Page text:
Steven Bourgoin, 38, was sentenced to 30 years to life in prison after being convicted of five counts of second-degree murder for a wrong-way car crash on I-89 in October 2016 that killed five local teenagers. He was sentenced on August 26, 2019.
In May, a jury found Bourgoin guilty on all five counts for the crash that claimed the lives of Mary Harris, Moretown; Liam Hale, Fayston; Cyrus Zschau, Moretown; Eli Brookens, Waterbury; and Janie Cozzi, Fayston. Most of the teens were 16. Cozzi was 15 at the time of the crash. They were on their way home from a concert in South Burlington on the night of the October 8 crash.
In addition to the wrong-way crash that caused the deaths of the teens, Bourgoin was convicted of other charges related to his behavior after the initial crash when he stole a police cruiser and accelerated away from the crash scene on French Hill and then turned around and drove the wrong way again, back through where people pulled over due to the first crash, causing vehicle damage and injuries to others who were trying to help.
Prior to the state and defense offering their proposed sentences for Bourgoin, Judge Kevin Griffin, after deliberation, allowed the families and friends of the teenagers to address Bourgoin directly.
In emotional testimony, parents spoke of being robbed of their children’s futures, of having their high school and college graduations taken from them and of their frustration with Bourgoin’s unwillingness to accept his responsibility for their deaths.
Prior to and throughout the trial, Bourgoin’s defense attorney, Robert Katims, advanced a case that Bourgoin was criminally insane at the time of the crash.
Siblings spoke to Bourgoin and videos featuring photos of the crash victims were shown along with a portion of a video that one student made of himself.
Dan Harris, the father of Mary Harris, looked Bourgoin in the face and told him that he forgave him, something he had to do every single day. Dan Harris, and other parents, asked Bourgoin to take responsibility for his actions.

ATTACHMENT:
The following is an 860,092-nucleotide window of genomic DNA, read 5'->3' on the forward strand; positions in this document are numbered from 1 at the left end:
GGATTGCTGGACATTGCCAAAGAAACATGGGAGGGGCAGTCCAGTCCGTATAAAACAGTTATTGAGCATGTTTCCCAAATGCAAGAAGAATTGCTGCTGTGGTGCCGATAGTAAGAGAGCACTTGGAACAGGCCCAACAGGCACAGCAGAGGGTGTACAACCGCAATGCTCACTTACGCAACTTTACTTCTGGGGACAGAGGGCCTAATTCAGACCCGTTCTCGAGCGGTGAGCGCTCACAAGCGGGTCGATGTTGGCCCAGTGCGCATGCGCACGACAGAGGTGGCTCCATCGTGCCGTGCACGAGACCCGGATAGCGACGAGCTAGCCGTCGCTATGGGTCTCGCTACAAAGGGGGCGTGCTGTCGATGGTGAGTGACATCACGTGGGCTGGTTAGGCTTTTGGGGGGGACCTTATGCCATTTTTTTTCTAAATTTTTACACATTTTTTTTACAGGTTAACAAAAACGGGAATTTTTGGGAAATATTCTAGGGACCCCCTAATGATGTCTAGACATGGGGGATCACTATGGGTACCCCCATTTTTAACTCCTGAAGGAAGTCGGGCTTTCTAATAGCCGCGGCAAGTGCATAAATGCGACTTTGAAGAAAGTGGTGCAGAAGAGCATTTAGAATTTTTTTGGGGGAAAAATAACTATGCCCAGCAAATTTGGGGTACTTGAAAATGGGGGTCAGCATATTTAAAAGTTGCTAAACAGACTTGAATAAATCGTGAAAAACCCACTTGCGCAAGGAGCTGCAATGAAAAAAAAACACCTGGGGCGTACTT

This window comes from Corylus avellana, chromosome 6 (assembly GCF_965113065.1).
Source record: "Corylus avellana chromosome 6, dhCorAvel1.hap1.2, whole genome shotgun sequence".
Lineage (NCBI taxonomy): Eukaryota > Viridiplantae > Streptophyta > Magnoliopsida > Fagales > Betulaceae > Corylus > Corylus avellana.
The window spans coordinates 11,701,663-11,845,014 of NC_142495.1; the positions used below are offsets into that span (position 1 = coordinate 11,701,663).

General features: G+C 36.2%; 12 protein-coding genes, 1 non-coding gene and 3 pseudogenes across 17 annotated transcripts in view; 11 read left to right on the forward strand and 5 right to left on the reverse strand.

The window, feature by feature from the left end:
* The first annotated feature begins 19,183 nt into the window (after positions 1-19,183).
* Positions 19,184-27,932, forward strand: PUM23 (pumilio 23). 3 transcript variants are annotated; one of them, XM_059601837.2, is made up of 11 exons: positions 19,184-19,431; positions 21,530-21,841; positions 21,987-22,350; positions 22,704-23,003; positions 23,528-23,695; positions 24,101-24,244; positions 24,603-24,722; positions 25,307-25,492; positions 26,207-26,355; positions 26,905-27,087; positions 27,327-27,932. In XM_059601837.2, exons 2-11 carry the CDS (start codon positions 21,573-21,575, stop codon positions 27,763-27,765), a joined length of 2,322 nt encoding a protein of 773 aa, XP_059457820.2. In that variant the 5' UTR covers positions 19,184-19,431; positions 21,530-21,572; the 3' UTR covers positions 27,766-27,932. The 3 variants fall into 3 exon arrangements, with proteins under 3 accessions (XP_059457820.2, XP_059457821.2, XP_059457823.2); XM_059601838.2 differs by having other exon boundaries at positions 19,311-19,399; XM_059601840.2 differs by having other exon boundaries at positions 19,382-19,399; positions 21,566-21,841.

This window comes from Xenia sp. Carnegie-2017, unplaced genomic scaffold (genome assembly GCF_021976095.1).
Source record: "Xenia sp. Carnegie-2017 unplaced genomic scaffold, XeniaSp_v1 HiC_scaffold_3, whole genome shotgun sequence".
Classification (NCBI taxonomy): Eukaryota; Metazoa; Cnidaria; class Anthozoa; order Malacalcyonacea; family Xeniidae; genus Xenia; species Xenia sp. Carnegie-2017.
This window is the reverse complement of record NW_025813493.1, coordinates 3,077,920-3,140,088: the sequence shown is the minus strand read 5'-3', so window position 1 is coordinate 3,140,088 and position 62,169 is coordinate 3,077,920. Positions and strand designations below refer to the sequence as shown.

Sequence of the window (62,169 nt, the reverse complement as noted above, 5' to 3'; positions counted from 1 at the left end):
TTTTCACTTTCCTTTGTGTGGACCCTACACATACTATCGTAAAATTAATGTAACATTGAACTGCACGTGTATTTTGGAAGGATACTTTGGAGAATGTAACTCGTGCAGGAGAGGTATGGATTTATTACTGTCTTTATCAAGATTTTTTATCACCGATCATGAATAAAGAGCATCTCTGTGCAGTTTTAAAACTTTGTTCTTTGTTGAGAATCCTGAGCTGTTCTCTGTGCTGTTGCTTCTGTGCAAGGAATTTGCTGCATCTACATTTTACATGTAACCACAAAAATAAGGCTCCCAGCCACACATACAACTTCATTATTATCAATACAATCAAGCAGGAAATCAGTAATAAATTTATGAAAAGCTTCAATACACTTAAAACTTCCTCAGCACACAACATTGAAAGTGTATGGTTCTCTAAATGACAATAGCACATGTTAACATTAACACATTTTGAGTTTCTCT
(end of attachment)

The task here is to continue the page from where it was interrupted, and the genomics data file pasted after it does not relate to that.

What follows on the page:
State’s attorney Sarah George argued for a 40-year sentence and defense attorney Katims proposed a 20-year to life sentence with 15 years to serve and the balance on probation. After Katims requested the 20-year to life sentence, Bourgoin spoke, apologizing for his action and asking that the families “accept my apologies for your loss at my hand and my hand alone.”
In issuing his sentence Judge Griffin prefaced his remarks praising the families for their poise and respect for the court. He said that their eloquence in speaking to Bourgoin earlier in the day was remarkable and noted that the continued impact, trauma and ripple effects will continue to reverberate for years and forever for some.
“When Mr. Harris forgave Mr. Bourgoin, first I’ve never witnessed anything so powerful and second I saw the impact on Mr. Bourgoin. I suspect Mary was very proud,” Judge Griffin said.
The judge issued two separate sentences for Bourgoin, the first for the wrong-way crash that killed the local teenagers and a second for stealing the police cruiser and driving it away, only to come back the wrong way again driving even faster than before.
“It was the actions taken after the first crash. Mr. Bourgoin interacted with people and the scene and immediately stole the cruiser and maneuvered through a horrific collision scene and headed out on I-89 only to turn around and come back reaching speeds in excess of 100 mph for the second collision. In my mind, there are two separate sets of events that need to be sentenced,” Judge Griffin said.
“The detail that unfolded during the trial that explained the mechanics of the crash were just horrific. So many people could have been killed,” he said.
He sentenced Bourgoin to 26 years to life for each of the teens’ deaths, to be served concurrently, with consideration for time served; and for his action subsequent to the first crash, he sentenced Bourgoin to four to five years to be added to the homicide sentence. He then sentenced Bourgoin to a concurrent one- to two-year term for gross and negligent operation of the police cruiser.